comparative pathology  that which considers human disease processes in comparison with those of other animals.
oral pathology  that treating of conditions causing or resulting from morbid anatomic or functional changes in the structures of the mouth.
surgical pathology  the pathology of disease processes that are surgically accessible for diagnosis or treatment.

pathology

(pă-thŏl′ə-jē)
n. pl. patholo·gies
1. The scientific study of the nature of disease and its causes, processes, development, and consequences. Also called pathobiology.
2. The anatomic or functional manifestations of a disease: the pathology of cancer.

pa·thol′o·gist n.

pathology (path.)

[pəthol′əjē]
Etymology: Gk, pathos, disease, logos, science
the study of the characteristics, causes, and effects of disease, as observed in the structure and function of the body. Cellular pathology is the study of cellular changes in disease. Clinical pathology is the study of disease by the use of laboratory tests and methods. pathological, adj.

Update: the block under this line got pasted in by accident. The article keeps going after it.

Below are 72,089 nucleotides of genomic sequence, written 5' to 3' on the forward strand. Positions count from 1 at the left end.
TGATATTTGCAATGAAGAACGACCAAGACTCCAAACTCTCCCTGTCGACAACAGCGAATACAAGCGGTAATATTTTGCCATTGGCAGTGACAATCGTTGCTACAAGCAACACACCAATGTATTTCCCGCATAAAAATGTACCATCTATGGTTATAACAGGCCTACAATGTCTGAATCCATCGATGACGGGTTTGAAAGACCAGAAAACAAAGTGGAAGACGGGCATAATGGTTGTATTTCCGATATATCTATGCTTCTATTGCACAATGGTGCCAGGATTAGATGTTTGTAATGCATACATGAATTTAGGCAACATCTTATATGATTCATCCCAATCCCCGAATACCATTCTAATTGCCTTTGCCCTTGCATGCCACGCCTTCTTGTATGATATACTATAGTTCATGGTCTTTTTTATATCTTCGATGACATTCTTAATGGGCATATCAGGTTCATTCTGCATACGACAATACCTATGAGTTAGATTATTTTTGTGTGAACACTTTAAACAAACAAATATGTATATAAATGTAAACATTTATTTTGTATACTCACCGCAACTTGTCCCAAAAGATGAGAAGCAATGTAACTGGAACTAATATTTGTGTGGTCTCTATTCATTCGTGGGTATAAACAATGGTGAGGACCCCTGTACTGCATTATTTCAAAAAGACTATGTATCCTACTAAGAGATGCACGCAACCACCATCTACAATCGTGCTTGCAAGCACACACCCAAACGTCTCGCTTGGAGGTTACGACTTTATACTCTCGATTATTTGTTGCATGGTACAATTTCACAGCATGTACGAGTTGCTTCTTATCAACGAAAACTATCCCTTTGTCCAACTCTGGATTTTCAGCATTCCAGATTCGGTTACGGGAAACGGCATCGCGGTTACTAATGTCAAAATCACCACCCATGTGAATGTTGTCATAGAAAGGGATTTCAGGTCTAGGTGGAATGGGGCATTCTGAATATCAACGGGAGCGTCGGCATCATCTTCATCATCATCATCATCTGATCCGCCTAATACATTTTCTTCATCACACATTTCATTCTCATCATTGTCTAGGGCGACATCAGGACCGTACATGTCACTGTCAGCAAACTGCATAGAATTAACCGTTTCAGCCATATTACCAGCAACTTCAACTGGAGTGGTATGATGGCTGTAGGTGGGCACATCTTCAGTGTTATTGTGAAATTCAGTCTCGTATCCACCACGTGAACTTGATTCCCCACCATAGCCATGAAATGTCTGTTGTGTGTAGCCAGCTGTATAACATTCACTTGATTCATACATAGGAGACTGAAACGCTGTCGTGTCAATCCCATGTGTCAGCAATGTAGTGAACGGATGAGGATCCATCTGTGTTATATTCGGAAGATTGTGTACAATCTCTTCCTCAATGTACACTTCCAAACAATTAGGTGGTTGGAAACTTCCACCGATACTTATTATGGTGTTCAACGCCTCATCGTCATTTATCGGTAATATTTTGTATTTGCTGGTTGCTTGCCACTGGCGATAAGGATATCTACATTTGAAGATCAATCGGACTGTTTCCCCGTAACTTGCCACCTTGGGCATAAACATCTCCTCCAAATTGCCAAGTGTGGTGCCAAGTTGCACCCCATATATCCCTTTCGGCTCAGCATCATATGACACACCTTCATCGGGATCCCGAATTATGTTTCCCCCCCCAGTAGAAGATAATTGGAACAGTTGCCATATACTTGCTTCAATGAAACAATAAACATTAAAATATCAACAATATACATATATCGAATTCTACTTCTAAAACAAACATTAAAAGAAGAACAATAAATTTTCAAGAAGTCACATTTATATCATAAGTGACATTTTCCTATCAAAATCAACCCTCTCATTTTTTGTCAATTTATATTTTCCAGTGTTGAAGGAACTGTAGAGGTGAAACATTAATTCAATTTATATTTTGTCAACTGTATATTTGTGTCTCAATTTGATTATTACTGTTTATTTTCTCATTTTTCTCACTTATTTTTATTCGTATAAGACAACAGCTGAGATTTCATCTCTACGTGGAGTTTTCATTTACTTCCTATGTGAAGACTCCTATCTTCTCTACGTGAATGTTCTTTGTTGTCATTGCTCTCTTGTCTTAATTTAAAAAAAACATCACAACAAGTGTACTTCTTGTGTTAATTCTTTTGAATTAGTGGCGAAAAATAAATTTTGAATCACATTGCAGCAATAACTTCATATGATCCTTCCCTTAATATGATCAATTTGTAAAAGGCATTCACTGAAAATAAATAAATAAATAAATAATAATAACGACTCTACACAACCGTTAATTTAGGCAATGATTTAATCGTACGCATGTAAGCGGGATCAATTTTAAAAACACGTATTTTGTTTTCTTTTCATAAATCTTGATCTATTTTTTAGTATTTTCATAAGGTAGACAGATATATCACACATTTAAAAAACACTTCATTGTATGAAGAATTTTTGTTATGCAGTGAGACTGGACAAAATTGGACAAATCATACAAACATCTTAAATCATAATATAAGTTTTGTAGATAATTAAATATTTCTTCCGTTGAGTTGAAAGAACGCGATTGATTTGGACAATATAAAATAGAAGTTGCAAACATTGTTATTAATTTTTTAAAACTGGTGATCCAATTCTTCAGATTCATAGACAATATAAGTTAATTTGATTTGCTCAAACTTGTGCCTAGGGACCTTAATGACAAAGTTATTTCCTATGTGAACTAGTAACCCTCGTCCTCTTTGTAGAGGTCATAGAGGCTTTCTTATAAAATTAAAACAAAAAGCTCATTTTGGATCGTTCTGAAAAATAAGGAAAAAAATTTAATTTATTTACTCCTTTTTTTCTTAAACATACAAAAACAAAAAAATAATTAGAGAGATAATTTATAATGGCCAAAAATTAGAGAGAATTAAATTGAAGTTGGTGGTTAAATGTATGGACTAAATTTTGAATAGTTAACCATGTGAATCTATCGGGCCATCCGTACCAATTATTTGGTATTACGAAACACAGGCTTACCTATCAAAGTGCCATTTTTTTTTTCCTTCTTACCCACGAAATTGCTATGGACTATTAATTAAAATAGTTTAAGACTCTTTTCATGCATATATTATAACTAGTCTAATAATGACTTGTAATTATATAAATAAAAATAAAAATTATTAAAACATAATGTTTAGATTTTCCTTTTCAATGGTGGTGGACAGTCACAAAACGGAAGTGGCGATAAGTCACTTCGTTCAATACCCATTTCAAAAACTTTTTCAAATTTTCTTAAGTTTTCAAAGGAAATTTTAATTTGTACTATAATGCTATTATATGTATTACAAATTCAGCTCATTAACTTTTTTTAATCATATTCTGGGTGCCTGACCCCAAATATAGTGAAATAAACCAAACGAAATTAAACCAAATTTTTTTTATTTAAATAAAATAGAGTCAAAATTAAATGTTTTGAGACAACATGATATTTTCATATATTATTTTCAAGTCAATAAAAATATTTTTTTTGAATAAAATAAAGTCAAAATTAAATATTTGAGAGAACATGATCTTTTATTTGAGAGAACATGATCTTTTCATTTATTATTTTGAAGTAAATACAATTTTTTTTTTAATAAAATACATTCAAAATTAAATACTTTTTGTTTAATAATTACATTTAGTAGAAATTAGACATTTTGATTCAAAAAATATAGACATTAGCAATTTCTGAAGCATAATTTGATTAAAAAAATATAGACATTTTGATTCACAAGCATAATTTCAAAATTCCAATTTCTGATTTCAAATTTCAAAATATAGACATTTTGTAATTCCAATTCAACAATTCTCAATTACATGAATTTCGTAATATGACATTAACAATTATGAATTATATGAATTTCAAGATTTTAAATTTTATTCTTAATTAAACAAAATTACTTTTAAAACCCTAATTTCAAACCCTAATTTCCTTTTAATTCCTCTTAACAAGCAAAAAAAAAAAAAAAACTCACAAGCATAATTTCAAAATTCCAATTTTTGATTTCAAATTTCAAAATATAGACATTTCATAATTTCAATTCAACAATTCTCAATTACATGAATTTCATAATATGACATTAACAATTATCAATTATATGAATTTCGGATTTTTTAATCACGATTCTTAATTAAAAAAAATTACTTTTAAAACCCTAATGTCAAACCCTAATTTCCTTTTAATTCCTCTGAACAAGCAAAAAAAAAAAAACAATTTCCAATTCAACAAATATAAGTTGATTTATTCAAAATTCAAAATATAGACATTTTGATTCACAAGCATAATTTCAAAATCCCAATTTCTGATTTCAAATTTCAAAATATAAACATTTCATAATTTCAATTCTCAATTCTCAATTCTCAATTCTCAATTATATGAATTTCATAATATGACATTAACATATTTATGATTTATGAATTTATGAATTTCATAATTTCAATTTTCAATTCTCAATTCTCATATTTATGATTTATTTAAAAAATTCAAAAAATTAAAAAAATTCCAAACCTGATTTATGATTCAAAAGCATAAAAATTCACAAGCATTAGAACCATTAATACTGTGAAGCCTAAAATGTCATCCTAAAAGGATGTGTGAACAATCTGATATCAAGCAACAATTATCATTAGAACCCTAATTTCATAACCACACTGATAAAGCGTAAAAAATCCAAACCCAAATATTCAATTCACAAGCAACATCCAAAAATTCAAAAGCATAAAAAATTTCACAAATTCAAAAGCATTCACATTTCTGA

pathology

1. The medical science and specialty dedicated to the study and diagnosis of disease processes, based on analysis of objective parameters–eg, gross examination of tissues, microscopy, chemical and immune-mediated assays, cultures of microorganisms, etc. See Anatomic pathology, Anatomic/clinical pathology, Chemical pathology, Clinical pathology, Comparative pathology, Digital pathology, Immunopathology, Neuropathology, Speech pathology, Stereopathology, Surgical pathology, Telepathology.
2. A term used in working medical parlance for a pathologic lesion.

pa·thol·o·gy

(pă-thol'ŏ-jē)
The medical science, and specialty practice, concerned with all aspects of disease but with special reference to the essential nature, causes, and development of abnormal conditions, as well as the structural and functional changes that result from the disease processes.
[patho- + G. logos, study, treatise]

pathology

The branch of medical science dealing with bodily disease processes, their causes, and their effects on body structure and function. Subspecialties in pathology include MORBID ANATOMY, HISTOPATHOLOGY, HAEMATOLOGY and CLINICAL CHEMISTRY. Practitioners of forensic pathology apply all these disciplines to criminal investigation.